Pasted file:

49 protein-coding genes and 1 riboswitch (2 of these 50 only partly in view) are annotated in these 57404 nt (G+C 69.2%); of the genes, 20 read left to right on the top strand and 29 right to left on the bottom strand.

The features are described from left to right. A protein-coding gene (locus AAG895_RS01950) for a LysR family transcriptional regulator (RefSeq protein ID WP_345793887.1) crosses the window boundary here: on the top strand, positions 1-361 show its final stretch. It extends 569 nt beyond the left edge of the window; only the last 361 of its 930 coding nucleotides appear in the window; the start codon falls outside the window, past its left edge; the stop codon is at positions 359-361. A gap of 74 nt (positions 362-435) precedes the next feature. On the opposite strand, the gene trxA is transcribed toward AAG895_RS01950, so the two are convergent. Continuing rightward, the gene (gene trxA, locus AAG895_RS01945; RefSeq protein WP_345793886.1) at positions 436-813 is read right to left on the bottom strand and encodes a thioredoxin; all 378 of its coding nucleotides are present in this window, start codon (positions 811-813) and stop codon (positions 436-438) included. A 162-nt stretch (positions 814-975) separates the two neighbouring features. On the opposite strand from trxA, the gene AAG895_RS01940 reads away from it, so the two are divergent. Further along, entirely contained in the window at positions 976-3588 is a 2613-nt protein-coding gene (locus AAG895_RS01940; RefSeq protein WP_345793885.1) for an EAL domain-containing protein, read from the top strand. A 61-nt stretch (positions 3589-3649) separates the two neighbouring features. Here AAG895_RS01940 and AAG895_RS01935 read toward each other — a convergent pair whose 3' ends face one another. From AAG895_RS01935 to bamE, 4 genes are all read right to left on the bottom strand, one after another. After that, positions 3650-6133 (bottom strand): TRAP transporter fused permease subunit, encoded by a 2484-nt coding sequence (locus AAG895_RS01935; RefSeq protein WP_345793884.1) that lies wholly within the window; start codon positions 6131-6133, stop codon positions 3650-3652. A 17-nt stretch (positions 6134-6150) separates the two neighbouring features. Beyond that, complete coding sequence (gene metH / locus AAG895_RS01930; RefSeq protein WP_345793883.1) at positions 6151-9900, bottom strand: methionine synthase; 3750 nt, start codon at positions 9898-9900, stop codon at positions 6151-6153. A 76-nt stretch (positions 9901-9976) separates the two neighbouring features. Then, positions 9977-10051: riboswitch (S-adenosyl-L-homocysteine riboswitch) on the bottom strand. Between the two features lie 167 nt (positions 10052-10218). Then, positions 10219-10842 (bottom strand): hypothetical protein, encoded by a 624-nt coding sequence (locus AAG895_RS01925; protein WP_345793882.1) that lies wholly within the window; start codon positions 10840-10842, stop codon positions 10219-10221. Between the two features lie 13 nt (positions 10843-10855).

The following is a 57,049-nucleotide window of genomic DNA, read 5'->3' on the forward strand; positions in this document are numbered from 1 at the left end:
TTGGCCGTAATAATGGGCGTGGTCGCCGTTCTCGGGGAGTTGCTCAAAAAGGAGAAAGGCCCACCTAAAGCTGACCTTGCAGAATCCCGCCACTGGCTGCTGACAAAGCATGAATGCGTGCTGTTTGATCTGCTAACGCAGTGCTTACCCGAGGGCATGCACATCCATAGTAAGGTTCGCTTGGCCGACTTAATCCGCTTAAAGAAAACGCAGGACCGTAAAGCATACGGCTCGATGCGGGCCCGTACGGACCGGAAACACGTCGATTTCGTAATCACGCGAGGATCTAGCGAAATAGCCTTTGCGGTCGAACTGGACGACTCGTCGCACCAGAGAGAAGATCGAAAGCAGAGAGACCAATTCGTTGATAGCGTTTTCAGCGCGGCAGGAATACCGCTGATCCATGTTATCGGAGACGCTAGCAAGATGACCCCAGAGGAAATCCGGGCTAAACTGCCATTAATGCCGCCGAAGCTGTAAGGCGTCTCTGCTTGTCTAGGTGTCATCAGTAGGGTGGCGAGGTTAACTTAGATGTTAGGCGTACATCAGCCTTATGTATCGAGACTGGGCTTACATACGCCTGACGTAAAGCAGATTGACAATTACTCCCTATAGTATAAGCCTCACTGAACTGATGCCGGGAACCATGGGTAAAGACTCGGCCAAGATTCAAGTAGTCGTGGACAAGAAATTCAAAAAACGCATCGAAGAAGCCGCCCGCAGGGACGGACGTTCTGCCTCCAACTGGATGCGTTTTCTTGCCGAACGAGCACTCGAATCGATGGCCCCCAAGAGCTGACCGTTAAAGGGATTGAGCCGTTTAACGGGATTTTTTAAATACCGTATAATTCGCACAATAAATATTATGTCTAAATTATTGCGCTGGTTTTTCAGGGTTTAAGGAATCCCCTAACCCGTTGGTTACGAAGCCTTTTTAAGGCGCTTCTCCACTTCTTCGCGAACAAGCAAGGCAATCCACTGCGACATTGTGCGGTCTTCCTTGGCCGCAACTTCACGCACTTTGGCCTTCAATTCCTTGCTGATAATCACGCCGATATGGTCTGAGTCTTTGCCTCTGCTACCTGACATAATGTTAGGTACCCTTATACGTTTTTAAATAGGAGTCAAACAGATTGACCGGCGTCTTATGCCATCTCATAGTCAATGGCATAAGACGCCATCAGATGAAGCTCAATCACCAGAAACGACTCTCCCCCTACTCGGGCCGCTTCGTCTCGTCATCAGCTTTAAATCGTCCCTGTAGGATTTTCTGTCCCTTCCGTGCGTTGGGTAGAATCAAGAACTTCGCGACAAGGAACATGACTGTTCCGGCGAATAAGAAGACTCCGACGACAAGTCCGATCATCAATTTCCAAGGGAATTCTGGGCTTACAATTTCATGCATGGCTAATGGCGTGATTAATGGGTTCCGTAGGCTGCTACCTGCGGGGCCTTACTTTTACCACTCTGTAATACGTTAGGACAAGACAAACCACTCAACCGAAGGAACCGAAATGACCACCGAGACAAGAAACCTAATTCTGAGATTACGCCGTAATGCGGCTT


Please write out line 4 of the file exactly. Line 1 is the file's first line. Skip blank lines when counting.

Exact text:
TTGGCCGTAATAATGGGCGTGGTCGCCGTTCTCGGGGAGTTGCTCAAAAAGGAGAAAGGCCCACCTAAAGCTGACCTTGCAGAATCCCGCCACTGGCTGCTGACAAAGCATGAATGCGTGCTGTTTGATCTGCTAACGCAGTGCTTACCCGAGGGCATGCACATCCATAGTAAGGTTCGCTTGGCCGACTTAATCCGCTTAAAGAAAACGCAGGACCGTAAAGCATACGGCTCGATGCGGGCCCGTACGGACCGGAAACACGTCGATTTCGTAATCACGCGAGGATCTAGCGAAATAGCCTTTGCGGTCGAACTGGACGACTCGTCGCACCAGAGAGAAGATCGAAAGCAGAGAGACCAATTCGTTGATAGCGTTTTCAGCGCGGCAGGAATACCGCTGATCCATGTTATCGGAGACGCTAGCAAGATGACCCCAGAGGAAATCCGGGCTAAACTGCCATTAATGCCGCCGAAGCTGTAAGGCGTCTCTGCTTGTCTAGGTGTCATCAGTAGGGTGGCGAGGTTAACTTAGATGTTAGGCGTACATCAGCCTTATGTATCGAGACTGGGCTTACATACGCCTGACGTAAAGCAGATTGACAATTACTCCCTATAGTATAAGCCTCACTGAACTGATGCCGGGAACCATGGGTAAAGACTCGGCCAAGATTCAAGTAGTCGTGGACAAGAAATTCAAAAAACGCATCGAAGAAGCCGCCCGCAGGGACGGACGTTCTGCCTCCAACTGGATGCGTTTTCTTGCCGAACGAGCACTCGAATCGATGGCCCCCAAGAGCTGACCGTTAAAGGGATTGAGCCGTTTAACGGGATTTTTTAAATACCGTATAATTCGCACAATAAATATTATGTCTAAATTATTGCGCTGGTTTTTCAGGGTTTAAGGAATCCCCTAACCCGTTGGTTACGAAGCCTTTTTAAGGCGCTTCTCCACTTCTTCGCGAACAAGCAAGGCAATCCACTGCGACATTGTGCGGTCTTCCTTGGCCGCAACTTCACGCACTTTGGCCTTCAATTCCTTGCTGATAATCACGCCGATATGGTCTGAGTCTTTGCCTCTGCTACCTGACATAATGTTAGGTACCCTTATACGTTTTTAAATAGGAGTCAAACAGATTGACCGGCGTCTTATGCCATCTCATAGTCAATGGCATAAGACGCCATCAGATGAAGCTCAATCACCAGAAACGACTCTCCCCCTACTCGGGCCGCTTCGTCTCGTCATCAGCTTTAAATCGTCCCTGTAGGATTTTCTGTCCCTTCCGTGCGTTGGGTAGAATCAAGAACTTCGCGACAAGGAACATGACTGTTCCGGCGAATAAGAAGACTCCGACGACAAGTCCGATCATCAATTTCCAAGGGAATTCTGGGCTTACAATTTCATGCATGGCTAATGGCGTGATTAATGGGTTCCGTAGGCTGCTACCTGCGGGGCCTTACTTTTACCACTCTGTAATACGTTAGGACAAGACAAACCACTCAACCGAAGGAACCGAAATGACCACCGAGACAAGAAACCTAATTCTGAGATTACGCCGTAATGCGGCTT